I think what we're seeing now is not a fundamental shift in the state of online discourse, but rather the changing role social networks and "media outlets" that report on online controversy acting as a delayed amplifier which only fans flames and provides a place to appeal after all context is lost. Social media also enables bandwagoning and cuts across interests but tweets and hashtag oneliners cannot capture the nuance of the lead up to the current conflict.
It's seems as if now it is okay to label an entire activity as a singular group that should be attacked, based on negative behaviour of individuals.
That it is now okay and acceptable to release pent up hatred upon a group, an eye for an eye, abuse for abuse. It becomes justified when the group says "hey, that's not fair" and fights back. A war then is started which further defines and entrenches both sides.
The only logical and ethical stand point is to be a neutral pacifist and have nothing to do with warmongering of any kind.
This is closer to dehumanization, where the aggressor simply fails to be self-aware that there is a human that they are abusing, due to the impersonal nature of the communication channels being used.
Except the anonymity involved means people on the other side send abuse to themselves and their side in order to shift discussion off of the topic and onto how their opponents are evil abusive monsters. And then of course people who just love stirring up shit send abuse to both sides purely because they enjoy it.
This explains the high level of rational discourse on news websites and Facebook :-)
I don't like being confused this way. :(
Well, also consider this: I refuse most pull requests, and I'm not the kind of guy that is kind at every cost. I also am part of a minority, being very southern-european, from Sicily, often associated with the worst cliché of the Italian culture, Mafia, ... I also have a vision on software development which is very far from what is considered "good practice". One could expect me to receive more attacks than average.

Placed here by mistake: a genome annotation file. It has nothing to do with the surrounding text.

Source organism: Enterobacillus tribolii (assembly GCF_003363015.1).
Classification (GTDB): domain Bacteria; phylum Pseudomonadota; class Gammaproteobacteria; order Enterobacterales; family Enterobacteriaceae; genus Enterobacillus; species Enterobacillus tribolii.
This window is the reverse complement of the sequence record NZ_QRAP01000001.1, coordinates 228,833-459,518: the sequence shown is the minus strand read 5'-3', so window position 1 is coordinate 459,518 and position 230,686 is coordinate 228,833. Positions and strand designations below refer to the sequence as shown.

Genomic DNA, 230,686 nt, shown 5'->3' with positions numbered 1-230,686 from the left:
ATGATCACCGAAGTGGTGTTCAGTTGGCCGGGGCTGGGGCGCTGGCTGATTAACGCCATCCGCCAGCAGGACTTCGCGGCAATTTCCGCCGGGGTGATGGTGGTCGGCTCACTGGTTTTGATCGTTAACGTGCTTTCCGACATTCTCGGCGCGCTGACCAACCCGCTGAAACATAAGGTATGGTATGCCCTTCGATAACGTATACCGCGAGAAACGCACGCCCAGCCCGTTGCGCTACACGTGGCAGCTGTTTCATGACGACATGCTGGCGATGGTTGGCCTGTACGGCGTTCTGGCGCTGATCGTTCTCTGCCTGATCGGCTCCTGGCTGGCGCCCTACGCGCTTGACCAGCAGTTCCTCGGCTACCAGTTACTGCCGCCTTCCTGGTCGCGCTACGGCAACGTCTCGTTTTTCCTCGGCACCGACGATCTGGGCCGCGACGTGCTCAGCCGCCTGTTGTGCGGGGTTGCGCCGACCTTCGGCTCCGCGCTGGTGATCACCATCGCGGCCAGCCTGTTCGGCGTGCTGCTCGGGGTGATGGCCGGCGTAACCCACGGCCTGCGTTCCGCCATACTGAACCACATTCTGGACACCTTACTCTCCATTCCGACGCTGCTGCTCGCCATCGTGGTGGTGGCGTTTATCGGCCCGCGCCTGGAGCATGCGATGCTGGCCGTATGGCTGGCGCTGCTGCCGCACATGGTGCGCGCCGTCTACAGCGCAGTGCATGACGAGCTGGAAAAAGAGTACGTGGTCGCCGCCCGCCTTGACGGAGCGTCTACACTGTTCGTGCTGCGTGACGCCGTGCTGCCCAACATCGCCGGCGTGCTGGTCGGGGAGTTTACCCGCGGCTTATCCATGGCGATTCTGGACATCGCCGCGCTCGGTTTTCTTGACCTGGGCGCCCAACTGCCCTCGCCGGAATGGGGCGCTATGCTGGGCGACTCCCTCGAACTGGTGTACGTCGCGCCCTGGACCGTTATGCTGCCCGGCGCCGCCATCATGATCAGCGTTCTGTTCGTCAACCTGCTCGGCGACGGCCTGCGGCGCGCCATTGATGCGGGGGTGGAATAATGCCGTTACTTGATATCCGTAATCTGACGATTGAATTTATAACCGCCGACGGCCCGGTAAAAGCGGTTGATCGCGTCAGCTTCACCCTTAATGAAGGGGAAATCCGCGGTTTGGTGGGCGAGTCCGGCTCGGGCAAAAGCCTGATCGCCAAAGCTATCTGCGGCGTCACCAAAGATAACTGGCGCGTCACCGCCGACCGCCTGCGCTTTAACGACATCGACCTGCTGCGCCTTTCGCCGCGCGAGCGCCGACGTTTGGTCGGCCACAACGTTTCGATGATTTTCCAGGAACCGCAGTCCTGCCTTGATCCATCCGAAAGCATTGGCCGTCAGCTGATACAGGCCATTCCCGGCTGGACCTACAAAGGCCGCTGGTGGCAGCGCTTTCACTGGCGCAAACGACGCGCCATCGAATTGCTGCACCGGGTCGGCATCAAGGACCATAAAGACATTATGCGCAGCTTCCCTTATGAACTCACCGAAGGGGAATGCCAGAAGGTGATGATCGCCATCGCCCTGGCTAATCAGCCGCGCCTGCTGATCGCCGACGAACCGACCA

I will concede the point that Lennart has, by far, probably received more vitriol per-capita from the Gentoo community than any others. I'm not going to defend any of the personal attacks launched on him.
However, Lennart writes very opinionated software, and the opinions it takes are more at clash with the Gentoo way than the Fedora way or the Ubuntu way. Furthermore it seems to me that Gentoo users are more conservative than any distro other than Slack.
What this adds up to is that a far larger fraction of the Gentoo community have issues with Lennart's software. There will be some fraction X of people who have issues with his software that will make inappropriate attacks on Lennart himself. Given that a much larger fraction of the Gentoo community has issues with his software than in other communities, the fact he gets a disproportionate amount of vitriol from Gentoo users doesn't necessarily mean that X is larger in Gentoo.
Personal attacks are not OK, but he should keep his opinion on what _my_ machine should do for himself. For what it is worth, his systemd is a bug.
Releasing free software and what you accuse him of are entirely different things. Frankly I'd like to understand how you even equate someone releasing software which you aren't even forced to use, to essentially ramming his opinions of how YOUR machine should run down your throat.
The anti-systemd people really aren't coming across at all well in this thread. At lot of what you guys are accusing him of literally makes no sense on the most basic level. This being a prime example.
Don't like systemd? Don't install systemd. Don't like that a distro is bundling systemd? Don't use the distro that is bundling systemd.
The creator of systemd cannot be held responsible for you voluntarily installing the software, leaving it on your system, and then becoming upset about how it works. If you installed systemd and hate it, remove it. It aint' rocket science.
The systemd developers have made many political decisions that ended up putting systemd in a position that makes it difficult to avoid. The prime move often cited is the engulfment of udev inside the systemd codebase and entangling it with systemd's shared files (formerly belonging to libsystemd-shared, not it's just a big libsystemd blob), and later rewriting the build system so that it was harder (though not impossible) to make udev-only builds. This and many other decisions prompted the creation of eudev. Of course, now they're converting the transport layer from Netlink to sd-bus, thus intending on making udev systemd-only, and taunting Gentoo users along the way.